Mahatma Gandhi said “Happiness is when what you think, what you say, and what you do are in harmony.”
2016 represents my 38th year of employment and this week is my first anniversary of working for Curium. Rather scarily, I have been working for longer than many of my dear colleagues have existed on this earth, however, I have never felt more professionally content or integral to the team with whom I work.
My working life has been spent as an employee at all levels, a self employed contractor, an interim manager and most recently as an employed consultant. I have spent time in a wide range of industries and organisations and the one consistent feature is that every where I have worked has had a published set of core values. Of course the degree to which these values are fully embraced and practiced by everyone in each business is variable within each company and across industries. Unsurprisingly those who do, are fully engaged with their organisations values and are immeasurably happier than those who do not feel the same connection.
Adhering to or focusing on core values should not be an arduous ordeal because if they matter to the brand, your customers and your people it ought to be the most normal thing in the world.
This was demonstrated to me quite vividly on a recent holiday I had with my wife and our youngest son in Krakow, Poland.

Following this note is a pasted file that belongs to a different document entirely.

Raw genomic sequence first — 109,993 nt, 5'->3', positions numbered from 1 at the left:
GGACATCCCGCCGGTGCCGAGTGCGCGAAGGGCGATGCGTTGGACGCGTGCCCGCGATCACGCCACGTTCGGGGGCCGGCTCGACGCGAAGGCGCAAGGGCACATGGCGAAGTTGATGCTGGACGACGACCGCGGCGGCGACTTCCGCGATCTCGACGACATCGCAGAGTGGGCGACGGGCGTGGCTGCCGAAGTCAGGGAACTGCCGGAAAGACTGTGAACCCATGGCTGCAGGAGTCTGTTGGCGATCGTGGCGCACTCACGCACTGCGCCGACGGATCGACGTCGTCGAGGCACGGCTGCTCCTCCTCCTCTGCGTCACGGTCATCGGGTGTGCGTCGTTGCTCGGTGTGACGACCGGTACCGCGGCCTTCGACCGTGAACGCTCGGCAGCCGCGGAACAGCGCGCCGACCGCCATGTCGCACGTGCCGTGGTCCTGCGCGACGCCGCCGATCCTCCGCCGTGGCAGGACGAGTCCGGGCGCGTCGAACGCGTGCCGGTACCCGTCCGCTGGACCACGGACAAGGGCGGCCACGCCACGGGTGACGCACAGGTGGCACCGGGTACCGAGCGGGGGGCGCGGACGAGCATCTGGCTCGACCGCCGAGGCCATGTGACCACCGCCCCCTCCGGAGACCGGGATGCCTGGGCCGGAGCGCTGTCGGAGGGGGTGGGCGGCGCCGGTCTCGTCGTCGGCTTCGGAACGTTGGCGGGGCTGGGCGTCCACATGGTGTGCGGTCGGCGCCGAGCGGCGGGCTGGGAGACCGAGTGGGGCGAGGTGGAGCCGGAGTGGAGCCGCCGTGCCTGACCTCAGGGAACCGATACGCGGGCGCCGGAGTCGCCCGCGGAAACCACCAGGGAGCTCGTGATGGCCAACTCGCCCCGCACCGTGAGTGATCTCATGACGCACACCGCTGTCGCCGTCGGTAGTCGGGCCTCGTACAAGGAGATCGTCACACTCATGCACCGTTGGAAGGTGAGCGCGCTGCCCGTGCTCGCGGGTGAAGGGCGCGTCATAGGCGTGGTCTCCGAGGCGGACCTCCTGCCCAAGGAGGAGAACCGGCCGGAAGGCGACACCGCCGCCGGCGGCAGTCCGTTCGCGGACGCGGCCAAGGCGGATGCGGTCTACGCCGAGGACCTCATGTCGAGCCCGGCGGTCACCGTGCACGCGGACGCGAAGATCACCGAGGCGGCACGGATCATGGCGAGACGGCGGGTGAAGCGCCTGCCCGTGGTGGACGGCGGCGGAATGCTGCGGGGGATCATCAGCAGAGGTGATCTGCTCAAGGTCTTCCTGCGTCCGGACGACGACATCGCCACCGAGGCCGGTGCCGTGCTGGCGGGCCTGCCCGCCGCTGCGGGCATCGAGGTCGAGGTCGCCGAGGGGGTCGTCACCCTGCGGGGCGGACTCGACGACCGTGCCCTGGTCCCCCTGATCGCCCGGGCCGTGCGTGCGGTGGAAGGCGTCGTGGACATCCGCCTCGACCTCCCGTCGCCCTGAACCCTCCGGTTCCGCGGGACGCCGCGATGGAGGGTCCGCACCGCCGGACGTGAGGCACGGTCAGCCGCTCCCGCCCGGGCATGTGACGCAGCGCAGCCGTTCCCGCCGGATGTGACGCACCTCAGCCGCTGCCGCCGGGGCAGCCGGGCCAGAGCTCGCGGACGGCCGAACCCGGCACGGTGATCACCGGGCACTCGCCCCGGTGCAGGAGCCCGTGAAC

Whilst spending time in this beautiful city, and if you haven’t been it is worth a visit, we took the opportunity to visit Auschwitz and Birkenau. Like all visitors we found this visit a little disturbing because although we had a knowledge of the atrocities which took place from various sources and mediums, when you physically enter this environment and hear the stories retold the impact is genuinely harrowing.
We were in a group of around 15 visitors and our guide was a lady called Oleta. For the three hours we spent visiting the 2 sites we were all captivated and horrified as she told us stories of the evil events which took place, in the building or cell in which we were currently stood.
When the tour finished I thanked her for the passion and feeling with which she was able to deliver the stories to us, and asked how she was able to do this repeatedly without losing any of the essential resonance which we had experienced. Oleta explained to me that she had been a tour guide at Auschwitz and Birkenau for 12 years, leading groups around the sites every day and during the summer months, two groups a day. She said she felt accountable for educating every visitor about the history of these sites since this was the best contribution to humanity she could make to ensure these events should never happen again.
Her individual values were undoubtedly powerful and heartfelt. Oleta stressed to me that “I love my job; it is the best job in the world because every day I get the chance to positively impact peoples lives”. I can personally vouch for this being successfully delivered to my family and the tour group of which were part.